My family has a short seder. No, really short. No, seriously, shorter than that. It's the shortest seder you've ever been to. For a few years we were using a haggadah designed for an old-age home, and we skipped about half of it. I can remember exactly once that we did any of the after-dinner part of the seder, and we don't do most of the before parts either. We only hit one of the four cups of wine, and this year, in the 10 minutes we were doing the non-eating part of the seder, we almost skipped that one.
For the first 15 years or so of my life, I didn't really know any different. That's what a seder was. When I was about 16, I went with friends of mine to their extended family's seders out of town, and fell in love. 5 hours, into the night, telling and debating and discussing the story, singing, jumping rope (family tradition), and basically celebrating freedom. I've been back to that seder every few years since, and when I don't go, I always attend a second seder (my family's down to just doing the first night these days) that's a bit more full than what I'm used to.
As I added more aspects of Jewish practice to my life, I got more and more frustrated with my family's seder. I had long ago stopped attending the family break-the-fast dinner after Yom Kippur, being as it takes place while the sun is shining and several hours before I end my fast, so I was down to only Rosh Hashanah as a Jewish occasion that I enjoyed spending with my family.
Things didn't change dramatically. There wasn't a "click" or anything. But over the past few years, probably not coincidentally since biqoret wrote about mimetic tradition, my views have done a 180. I really appreciate the seder now in a way I haven't since I was 15, or really ever. It means more to me than other seders, and more to me than extended-family get-togethers for birthdays or other occasions. I don't just tolerate the seder that starts early and skips many of the parts I find important. I embrace it. This is my family, and this is how we've always observed this holiday that's in some ways the most important, and certainly the most family-centric, of the holiday year.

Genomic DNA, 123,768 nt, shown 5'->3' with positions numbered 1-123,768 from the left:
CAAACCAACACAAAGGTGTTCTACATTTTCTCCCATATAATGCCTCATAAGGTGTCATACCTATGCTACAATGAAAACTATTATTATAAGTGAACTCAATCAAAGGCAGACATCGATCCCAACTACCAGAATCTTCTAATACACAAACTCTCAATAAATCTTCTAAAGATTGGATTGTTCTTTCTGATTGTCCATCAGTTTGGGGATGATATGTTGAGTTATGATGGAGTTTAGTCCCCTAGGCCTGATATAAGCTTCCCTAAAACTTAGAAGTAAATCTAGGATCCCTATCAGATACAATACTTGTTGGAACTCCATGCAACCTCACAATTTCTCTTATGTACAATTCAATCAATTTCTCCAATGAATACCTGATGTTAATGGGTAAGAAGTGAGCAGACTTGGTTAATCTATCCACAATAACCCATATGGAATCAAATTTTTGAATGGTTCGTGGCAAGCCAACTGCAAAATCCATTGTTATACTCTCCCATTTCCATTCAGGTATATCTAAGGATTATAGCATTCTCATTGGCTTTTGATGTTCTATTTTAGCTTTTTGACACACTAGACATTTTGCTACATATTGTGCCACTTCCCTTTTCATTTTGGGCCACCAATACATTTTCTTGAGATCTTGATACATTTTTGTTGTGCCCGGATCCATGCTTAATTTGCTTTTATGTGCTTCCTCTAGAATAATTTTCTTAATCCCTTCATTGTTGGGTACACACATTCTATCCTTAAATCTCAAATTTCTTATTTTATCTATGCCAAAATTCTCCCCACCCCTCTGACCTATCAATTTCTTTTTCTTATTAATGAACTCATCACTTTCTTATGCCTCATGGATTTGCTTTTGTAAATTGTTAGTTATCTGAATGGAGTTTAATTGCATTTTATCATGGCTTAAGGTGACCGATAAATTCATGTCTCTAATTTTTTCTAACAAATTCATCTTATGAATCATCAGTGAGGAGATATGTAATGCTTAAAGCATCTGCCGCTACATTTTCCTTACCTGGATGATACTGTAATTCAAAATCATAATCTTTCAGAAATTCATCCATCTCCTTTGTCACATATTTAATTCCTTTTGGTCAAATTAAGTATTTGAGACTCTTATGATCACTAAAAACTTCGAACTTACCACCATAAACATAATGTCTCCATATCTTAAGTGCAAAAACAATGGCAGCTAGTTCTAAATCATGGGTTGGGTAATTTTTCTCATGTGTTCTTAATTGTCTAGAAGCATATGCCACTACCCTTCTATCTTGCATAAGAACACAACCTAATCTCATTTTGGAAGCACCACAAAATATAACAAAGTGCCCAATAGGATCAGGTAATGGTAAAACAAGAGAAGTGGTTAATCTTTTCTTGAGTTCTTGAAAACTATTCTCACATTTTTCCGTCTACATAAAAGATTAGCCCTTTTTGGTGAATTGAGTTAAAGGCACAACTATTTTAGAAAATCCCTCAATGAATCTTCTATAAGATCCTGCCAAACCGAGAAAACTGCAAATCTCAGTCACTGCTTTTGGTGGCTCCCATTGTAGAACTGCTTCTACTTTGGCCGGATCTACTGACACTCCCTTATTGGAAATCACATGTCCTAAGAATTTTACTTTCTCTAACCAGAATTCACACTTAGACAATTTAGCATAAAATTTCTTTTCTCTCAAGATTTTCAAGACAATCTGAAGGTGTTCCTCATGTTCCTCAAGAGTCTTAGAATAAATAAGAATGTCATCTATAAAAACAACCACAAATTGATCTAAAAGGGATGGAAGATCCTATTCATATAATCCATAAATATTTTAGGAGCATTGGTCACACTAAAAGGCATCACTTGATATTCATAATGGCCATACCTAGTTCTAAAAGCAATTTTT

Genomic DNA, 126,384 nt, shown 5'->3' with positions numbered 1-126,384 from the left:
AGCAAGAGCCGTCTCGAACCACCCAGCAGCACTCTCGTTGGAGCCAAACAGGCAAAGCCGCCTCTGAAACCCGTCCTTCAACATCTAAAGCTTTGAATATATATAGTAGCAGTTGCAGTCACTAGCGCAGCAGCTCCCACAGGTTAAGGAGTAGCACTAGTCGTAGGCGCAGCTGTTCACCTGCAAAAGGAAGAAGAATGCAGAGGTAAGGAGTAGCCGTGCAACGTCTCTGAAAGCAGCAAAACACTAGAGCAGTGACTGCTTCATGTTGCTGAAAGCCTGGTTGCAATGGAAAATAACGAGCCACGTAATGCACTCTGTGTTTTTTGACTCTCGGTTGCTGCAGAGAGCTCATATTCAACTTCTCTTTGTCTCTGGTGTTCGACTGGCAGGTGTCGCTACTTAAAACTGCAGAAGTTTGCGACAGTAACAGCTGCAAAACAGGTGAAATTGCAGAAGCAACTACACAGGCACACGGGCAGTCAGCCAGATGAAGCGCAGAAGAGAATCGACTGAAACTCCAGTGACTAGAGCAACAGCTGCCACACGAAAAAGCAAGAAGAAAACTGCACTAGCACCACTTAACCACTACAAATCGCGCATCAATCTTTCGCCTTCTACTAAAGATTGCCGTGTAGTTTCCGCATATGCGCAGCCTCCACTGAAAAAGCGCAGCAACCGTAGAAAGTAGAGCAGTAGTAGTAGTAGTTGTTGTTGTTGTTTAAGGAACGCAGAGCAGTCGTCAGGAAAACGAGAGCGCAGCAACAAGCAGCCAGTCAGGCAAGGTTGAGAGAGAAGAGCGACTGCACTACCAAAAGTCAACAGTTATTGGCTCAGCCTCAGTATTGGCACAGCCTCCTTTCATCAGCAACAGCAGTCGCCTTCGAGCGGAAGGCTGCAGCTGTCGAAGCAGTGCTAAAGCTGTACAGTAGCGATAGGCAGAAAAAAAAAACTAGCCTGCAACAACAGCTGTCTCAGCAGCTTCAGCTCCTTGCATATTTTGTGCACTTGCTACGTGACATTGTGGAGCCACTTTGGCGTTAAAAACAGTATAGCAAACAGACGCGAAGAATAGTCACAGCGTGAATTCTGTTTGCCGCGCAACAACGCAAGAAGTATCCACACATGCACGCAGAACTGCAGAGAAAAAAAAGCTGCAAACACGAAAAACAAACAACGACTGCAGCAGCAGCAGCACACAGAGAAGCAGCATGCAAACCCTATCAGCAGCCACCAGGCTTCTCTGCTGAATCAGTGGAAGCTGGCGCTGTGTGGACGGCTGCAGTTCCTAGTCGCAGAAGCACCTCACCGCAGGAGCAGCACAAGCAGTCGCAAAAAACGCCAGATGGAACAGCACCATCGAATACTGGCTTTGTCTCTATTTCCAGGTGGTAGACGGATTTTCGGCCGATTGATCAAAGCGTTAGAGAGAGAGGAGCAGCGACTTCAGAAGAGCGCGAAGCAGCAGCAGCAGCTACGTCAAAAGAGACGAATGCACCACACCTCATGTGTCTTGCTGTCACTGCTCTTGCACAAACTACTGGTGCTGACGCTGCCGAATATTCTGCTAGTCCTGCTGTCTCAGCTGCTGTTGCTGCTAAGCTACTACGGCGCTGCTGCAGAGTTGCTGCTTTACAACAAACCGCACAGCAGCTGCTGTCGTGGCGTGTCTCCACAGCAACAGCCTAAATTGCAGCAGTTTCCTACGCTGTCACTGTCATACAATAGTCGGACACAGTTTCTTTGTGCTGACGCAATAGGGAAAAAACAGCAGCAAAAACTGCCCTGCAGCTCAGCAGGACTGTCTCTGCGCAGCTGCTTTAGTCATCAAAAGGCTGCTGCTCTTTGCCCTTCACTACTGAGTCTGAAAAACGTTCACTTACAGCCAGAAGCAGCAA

And more than that, my current Jewish practices, though very different from mine growing up and from most of my family's, still came from my family. Now that I, as an adult, have chosen to incorporate more Jewish learning and Jewish practice into my life, it's still a product of my upbringing. My parents raised me to be curious and to make my own decisions. Both of my parents went to professional school after college and value education. I attended a Jewish preschool and then an after-school Hebrew school that eventually led both me and them to realize that I have an interest in Judaism and Jewish practice. All of this led to where I am today. I can no more easily reject the 10-minute seder than I can reject all of that.
And anyway, this year worked out especially well. Due to two of my cousins each attending seder with their kid under age 5, we started even earlier in the day and went even a bit quicker than usual. (Last year, this post would've been called "Jewish mimetic tradition and the 15-minute seder".) In a vacuum, these two factors would annoy me even more than in previous years. But it actually meant that, even though I drive on Jewish holidays, I was still able to attend my family's entire seder, drive back to Center City, and walk into my friend's apartment right as they were about to recite the first page of the haggadah for their seder. I told them I'd attend the "second half" of their seder, which ended up being the entire thing. This meant that, from the standpoint of fulfilling the Jewish legal obligations that one fulfills at a seder, I don't even need to think of the family seder as my "real seder"; it could just be a fun meal I went to before my "real one". I had my four cups of grape juice and first matzah of the year at my "second first seder", we went way into the night retelling the story and discussing and debating and singing, and then I went home satisfied and free.
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